Comparing the Fed’s views on inflation, rates

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WASHINGTON (AP) — A comparison of the Federal Reserve’s statements from its two-day meeting that ended Wednesday and its Dec. 13 meeting:

INTEREST RATES:

December: The Fed “anticipates that economic conditions … are likely to warrant exceptionally low levels for the federal funds rate at least through mid-2013.”

January: This is the most newsworthy change in the statement. The Fed “anticipates that economic conditions … are likely to warrant exceptionally low levels for the federal funds rate at least through late 2014.”

INFLATION:

Then: “Inflation has moderated since earlier in the year, and longer-term inflation expectations have remained stable.”

Now: The Fed sees prices in check and little threat of inflation, which gives it more room to keep the interest rate it controls at its current record-low level of nearly zero. “Inflation has been subdued in recent months, and longer-term inflation expectations have remained stable.” Fed policymakers also left off a sentence from previous statements that said they would “continue to pay close attention to the evolution of inflation and inflation expectations.”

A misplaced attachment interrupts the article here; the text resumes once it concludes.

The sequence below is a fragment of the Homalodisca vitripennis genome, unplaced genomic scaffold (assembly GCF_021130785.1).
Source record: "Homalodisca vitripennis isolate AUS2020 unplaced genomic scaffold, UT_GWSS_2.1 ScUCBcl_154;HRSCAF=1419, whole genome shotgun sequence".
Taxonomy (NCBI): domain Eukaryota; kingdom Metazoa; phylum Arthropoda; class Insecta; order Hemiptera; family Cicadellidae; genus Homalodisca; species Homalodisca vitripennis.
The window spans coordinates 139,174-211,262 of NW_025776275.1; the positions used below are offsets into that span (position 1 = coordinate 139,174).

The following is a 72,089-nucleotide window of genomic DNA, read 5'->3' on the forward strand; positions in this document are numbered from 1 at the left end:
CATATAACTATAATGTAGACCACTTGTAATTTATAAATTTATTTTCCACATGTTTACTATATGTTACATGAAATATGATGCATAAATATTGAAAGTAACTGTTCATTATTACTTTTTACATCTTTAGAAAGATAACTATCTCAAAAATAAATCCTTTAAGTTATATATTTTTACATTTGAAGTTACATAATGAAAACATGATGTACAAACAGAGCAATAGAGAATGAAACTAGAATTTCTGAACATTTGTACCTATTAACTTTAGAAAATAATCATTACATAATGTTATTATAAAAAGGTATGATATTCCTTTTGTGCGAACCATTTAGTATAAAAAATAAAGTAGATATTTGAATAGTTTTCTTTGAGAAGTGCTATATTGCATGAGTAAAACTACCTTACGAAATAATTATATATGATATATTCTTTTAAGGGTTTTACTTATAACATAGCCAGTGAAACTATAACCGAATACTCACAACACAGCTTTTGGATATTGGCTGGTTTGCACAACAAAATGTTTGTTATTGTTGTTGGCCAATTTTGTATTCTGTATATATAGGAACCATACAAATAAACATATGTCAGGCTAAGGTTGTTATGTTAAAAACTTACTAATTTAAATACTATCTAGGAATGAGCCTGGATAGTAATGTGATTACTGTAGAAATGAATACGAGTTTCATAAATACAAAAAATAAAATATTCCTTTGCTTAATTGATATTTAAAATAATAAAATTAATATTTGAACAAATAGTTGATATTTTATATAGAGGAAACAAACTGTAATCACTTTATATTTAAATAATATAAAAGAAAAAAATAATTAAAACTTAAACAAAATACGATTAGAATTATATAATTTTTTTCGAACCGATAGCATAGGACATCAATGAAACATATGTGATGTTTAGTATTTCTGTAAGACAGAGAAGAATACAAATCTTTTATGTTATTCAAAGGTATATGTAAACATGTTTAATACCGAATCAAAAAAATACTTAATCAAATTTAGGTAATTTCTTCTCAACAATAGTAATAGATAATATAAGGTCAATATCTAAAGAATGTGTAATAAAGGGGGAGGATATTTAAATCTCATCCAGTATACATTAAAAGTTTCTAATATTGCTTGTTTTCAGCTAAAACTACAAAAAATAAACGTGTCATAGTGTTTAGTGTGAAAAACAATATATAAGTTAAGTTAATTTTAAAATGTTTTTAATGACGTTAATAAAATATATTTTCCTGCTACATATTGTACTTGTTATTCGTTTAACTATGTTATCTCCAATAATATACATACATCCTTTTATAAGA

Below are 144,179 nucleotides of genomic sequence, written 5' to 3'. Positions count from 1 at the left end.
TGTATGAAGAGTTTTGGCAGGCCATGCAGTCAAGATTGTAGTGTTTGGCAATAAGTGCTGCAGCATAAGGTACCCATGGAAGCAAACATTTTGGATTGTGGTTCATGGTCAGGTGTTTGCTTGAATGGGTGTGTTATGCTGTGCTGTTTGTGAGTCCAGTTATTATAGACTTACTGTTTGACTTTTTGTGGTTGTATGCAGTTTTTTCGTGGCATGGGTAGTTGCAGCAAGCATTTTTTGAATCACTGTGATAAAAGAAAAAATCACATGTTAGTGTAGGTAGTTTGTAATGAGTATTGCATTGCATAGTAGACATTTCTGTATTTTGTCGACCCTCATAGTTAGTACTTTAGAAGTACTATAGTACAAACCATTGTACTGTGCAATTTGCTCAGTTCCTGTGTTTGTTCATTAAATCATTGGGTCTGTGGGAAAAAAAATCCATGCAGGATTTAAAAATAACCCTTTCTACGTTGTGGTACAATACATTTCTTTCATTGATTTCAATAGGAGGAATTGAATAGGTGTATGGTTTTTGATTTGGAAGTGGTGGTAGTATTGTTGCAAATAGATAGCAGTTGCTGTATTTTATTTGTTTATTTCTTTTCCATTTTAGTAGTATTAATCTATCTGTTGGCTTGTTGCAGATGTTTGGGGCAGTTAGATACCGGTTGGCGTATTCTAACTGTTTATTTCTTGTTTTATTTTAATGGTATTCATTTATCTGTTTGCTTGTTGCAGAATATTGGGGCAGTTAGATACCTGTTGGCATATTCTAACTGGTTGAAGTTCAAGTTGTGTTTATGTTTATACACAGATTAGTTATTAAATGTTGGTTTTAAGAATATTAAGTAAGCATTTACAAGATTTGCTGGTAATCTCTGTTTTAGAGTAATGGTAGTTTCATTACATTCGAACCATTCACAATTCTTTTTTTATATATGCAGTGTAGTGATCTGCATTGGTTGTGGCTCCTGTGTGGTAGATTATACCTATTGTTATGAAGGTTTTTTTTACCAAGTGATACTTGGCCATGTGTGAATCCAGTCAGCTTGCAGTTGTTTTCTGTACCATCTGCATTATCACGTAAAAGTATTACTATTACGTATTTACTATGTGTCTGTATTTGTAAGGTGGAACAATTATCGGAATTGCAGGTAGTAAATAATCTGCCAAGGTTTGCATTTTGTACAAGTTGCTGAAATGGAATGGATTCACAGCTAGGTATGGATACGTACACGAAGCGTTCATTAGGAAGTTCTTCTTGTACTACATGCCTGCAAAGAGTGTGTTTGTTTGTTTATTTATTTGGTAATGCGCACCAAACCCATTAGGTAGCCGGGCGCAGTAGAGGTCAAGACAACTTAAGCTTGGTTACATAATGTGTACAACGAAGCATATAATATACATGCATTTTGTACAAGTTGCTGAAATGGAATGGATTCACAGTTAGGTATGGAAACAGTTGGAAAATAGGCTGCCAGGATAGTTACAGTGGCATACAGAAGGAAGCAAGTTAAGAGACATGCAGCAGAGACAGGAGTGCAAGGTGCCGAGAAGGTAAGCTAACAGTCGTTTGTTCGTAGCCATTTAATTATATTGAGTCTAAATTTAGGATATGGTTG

FED POLICY:

Then: Fed policymakers “will regularly review the size and composition of its securities holdings and is prepared to adjust those holdings as appropriate.”

Now: The Fed says that it “expects to maintain a highly accommodative stance for monetary policy.”

ECONOMY:

Then: The Fed “continues to expect a moderate pace of economic growth over coming quarters…”.

Now: The Fed’s take on the economy hasn’t changed much. It “expects economic growth over coming quarters to be modest…”.

UNEMPLOYMENT:

Then: “While indicators point to some improvement in overall labor market conditions, the unemployment rate remains elevated.”

Now: Little change here: “While indicators point to some further improvement in overall labor market conditions, the unemployment rate remains elevated.”